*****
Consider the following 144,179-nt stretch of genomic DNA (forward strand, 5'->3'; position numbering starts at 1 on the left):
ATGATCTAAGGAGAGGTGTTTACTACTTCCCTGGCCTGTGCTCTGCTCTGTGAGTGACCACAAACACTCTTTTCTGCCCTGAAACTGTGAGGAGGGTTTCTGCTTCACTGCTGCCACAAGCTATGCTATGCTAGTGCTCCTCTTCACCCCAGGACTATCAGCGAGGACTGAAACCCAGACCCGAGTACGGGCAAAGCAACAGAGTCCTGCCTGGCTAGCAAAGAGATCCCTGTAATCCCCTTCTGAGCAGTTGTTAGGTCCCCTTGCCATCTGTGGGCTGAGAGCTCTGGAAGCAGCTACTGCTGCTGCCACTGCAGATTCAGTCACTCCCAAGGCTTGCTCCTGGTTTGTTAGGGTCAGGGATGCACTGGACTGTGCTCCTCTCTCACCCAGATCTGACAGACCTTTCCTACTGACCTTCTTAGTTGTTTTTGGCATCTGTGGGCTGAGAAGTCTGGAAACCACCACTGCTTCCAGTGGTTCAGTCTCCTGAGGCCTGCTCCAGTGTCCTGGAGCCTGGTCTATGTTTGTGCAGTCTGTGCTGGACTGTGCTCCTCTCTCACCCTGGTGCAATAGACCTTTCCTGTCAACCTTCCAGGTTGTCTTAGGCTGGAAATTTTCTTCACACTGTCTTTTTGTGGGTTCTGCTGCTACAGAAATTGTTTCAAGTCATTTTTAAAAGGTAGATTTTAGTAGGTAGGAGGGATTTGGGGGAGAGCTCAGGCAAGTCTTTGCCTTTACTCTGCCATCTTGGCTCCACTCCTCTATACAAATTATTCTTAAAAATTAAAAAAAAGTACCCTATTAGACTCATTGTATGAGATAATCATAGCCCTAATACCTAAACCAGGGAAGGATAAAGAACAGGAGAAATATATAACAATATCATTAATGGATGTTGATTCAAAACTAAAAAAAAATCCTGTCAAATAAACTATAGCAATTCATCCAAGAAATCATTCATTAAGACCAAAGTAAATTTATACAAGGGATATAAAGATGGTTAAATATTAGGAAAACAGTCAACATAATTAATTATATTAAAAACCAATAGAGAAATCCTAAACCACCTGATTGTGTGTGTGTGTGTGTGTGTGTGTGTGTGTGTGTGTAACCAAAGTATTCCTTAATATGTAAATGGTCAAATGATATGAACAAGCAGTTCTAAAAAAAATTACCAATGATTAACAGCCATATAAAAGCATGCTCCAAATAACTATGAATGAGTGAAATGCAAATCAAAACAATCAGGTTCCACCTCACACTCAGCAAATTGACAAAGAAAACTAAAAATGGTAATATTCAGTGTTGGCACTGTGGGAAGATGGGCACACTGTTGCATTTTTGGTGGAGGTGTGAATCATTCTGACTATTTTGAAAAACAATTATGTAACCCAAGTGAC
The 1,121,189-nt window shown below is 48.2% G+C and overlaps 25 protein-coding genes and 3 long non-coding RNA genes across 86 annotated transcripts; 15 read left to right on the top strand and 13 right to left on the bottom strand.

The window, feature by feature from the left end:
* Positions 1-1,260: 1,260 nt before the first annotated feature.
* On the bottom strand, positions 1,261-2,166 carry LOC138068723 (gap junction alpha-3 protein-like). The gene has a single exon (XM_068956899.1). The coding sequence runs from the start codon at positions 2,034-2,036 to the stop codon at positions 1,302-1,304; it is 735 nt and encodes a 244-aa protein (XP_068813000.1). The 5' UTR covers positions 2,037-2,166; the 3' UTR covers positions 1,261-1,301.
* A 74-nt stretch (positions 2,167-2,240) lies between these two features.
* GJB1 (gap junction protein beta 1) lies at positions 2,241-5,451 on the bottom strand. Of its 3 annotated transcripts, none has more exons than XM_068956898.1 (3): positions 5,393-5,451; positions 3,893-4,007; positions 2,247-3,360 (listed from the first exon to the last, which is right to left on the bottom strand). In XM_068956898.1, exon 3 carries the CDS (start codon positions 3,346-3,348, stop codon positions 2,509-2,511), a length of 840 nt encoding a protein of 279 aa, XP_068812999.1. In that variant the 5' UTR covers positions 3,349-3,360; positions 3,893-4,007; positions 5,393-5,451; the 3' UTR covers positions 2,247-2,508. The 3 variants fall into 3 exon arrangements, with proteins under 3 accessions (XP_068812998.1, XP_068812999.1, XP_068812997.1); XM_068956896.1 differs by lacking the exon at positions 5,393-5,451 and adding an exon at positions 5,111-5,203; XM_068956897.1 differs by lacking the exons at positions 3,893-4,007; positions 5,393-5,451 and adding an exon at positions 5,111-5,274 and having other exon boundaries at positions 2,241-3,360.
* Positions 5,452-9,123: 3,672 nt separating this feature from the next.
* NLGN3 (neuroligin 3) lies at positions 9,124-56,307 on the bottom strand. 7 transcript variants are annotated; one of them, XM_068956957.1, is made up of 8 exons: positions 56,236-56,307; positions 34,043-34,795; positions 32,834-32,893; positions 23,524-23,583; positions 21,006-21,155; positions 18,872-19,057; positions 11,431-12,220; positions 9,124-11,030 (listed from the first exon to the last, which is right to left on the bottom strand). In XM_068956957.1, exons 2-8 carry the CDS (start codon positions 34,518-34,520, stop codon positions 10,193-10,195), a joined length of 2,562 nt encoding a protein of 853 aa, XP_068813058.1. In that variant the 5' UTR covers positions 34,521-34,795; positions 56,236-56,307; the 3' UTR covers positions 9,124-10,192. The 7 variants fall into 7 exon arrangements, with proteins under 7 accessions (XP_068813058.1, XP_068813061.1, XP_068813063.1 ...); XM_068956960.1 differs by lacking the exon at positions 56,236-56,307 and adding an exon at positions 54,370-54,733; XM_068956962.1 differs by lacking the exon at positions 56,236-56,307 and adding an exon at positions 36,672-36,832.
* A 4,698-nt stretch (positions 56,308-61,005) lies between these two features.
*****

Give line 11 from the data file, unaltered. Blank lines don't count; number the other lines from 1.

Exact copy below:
* A 4,698-nt stretch (positions 56,308-61,005) lies between these two features.